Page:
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Lets Think of this: I posted a question and got a wonderful answer by a smart user, but I couldn't understand part of the method.

$$\begin{align} \sum_{n=1}^{\infty}\frac{1}{9n^2 + 3n - 2} &=\frac{1}{3}\sum_{n=1}^{\infty}\left(\frac{1}{3n - 1}-\frac{1}{3n + 2}\right)\\\\ &=\frac{1}{3}\sum_{n=1}^{\infty}\int_0^1\left(x^{3n-2}-x^{3n+1}\right){\rm d}x\\\\ &=\frac{1}{3}\int_0^1\sum_{n=1}^{\infty}\left(x^{3n-2}-x^{3n+1}\right){\rm d}x\\\\\end{align}$$

How is it possible to interchange the summation and integral?

Thanks!

And in general, for what does this apply? Thank you very much!

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You're allowed to do this anytime the series is uniformly convergent.

In uniform convergence, you tell me the $\epsilon$ that you want the entire partial sum to be within for the entire graph, and I give you an $M$ that guarantees you can get within $\epsilon$ if you choose $n > M$, but the $M$ must work anywhere on the graph, and not be dependent on which point you choose. In regular (called pointwise) convergence, the $\epsilon-M$ guarantee can use a different $M$ at different points on the graph.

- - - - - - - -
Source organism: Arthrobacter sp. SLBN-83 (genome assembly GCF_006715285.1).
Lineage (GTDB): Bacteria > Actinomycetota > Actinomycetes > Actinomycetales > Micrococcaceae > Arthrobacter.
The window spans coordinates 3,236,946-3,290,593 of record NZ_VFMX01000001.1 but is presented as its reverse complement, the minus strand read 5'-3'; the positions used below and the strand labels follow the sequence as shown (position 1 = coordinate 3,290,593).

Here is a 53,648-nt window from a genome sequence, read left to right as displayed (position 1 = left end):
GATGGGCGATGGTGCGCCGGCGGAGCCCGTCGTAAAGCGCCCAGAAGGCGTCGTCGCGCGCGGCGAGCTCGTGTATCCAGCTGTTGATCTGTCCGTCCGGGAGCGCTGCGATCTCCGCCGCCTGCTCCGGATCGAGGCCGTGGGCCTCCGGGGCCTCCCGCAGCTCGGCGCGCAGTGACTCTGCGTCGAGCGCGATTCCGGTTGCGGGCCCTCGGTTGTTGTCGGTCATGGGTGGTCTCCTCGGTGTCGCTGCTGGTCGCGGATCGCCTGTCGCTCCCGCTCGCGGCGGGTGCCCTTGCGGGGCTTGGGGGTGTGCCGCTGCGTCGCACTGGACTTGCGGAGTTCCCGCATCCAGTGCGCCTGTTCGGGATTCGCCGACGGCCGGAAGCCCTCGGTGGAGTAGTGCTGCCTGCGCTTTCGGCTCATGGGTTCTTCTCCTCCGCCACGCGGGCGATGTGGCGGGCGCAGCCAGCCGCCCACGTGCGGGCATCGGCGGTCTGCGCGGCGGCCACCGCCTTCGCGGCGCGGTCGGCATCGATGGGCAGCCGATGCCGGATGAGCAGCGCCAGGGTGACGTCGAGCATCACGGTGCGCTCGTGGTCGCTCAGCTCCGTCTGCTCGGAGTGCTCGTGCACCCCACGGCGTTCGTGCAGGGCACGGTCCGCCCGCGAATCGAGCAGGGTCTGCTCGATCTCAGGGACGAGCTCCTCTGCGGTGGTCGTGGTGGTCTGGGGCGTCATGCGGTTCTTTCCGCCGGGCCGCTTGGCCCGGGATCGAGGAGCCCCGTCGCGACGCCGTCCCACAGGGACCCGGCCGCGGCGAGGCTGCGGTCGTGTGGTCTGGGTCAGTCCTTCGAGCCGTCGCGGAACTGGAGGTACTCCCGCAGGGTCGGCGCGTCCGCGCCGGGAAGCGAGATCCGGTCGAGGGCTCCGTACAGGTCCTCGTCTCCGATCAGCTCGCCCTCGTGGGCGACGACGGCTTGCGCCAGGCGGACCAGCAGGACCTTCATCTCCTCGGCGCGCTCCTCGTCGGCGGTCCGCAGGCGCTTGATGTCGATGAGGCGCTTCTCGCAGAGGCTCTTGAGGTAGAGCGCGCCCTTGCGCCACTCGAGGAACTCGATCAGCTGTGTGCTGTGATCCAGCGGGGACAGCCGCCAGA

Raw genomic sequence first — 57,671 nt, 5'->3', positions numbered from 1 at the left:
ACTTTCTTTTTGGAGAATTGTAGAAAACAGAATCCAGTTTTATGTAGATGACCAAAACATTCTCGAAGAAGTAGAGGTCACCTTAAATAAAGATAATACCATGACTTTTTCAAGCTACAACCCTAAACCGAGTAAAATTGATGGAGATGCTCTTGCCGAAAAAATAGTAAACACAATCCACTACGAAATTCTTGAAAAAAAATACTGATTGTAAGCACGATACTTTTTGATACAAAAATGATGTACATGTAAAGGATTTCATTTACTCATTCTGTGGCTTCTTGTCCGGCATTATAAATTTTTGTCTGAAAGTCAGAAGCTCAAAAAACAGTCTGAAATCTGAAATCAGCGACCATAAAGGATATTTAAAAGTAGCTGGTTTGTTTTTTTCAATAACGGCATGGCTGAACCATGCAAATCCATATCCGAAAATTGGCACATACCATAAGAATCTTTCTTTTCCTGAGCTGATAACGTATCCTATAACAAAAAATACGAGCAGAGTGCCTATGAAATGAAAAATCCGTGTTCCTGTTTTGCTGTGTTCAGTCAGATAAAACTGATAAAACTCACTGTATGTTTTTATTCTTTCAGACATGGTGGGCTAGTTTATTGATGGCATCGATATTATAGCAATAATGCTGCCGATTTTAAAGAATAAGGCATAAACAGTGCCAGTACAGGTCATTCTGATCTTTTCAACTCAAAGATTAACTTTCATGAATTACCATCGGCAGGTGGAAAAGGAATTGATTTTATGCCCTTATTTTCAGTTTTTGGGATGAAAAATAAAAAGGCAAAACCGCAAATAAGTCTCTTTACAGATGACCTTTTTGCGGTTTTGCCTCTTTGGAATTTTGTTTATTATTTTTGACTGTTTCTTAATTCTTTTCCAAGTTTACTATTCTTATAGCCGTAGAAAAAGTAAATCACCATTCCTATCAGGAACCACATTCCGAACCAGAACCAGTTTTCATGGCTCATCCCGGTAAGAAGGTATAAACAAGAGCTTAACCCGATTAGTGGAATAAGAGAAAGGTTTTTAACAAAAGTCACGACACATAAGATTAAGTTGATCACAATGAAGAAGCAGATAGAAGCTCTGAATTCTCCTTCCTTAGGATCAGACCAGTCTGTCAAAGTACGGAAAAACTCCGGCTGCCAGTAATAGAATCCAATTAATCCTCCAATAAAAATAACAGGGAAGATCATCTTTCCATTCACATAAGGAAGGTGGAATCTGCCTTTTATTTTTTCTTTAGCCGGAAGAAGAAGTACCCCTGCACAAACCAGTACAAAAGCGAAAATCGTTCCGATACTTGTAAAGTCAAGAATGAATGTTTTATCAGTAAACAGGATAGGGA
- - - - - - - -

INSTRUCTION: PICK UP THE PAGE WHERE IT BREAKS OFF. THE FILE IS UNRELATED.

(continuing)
Pointwise vs. Uniform Convergence

https://proofwiki.org/wiki/Definition:Uniform_Convergence

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  • $\begingroup$ But unfortunately, the series inside the integral sign does not convergence uniformly on $\left[0,1\right]$ (or $\left[0,1\right)$ ), since it is divergent at $x=1$. However it is u.c. on any closed intervals inside $\left[0,1\right)$. $\endgroup$ – Antimonius Dec 12 '17 at 10:36

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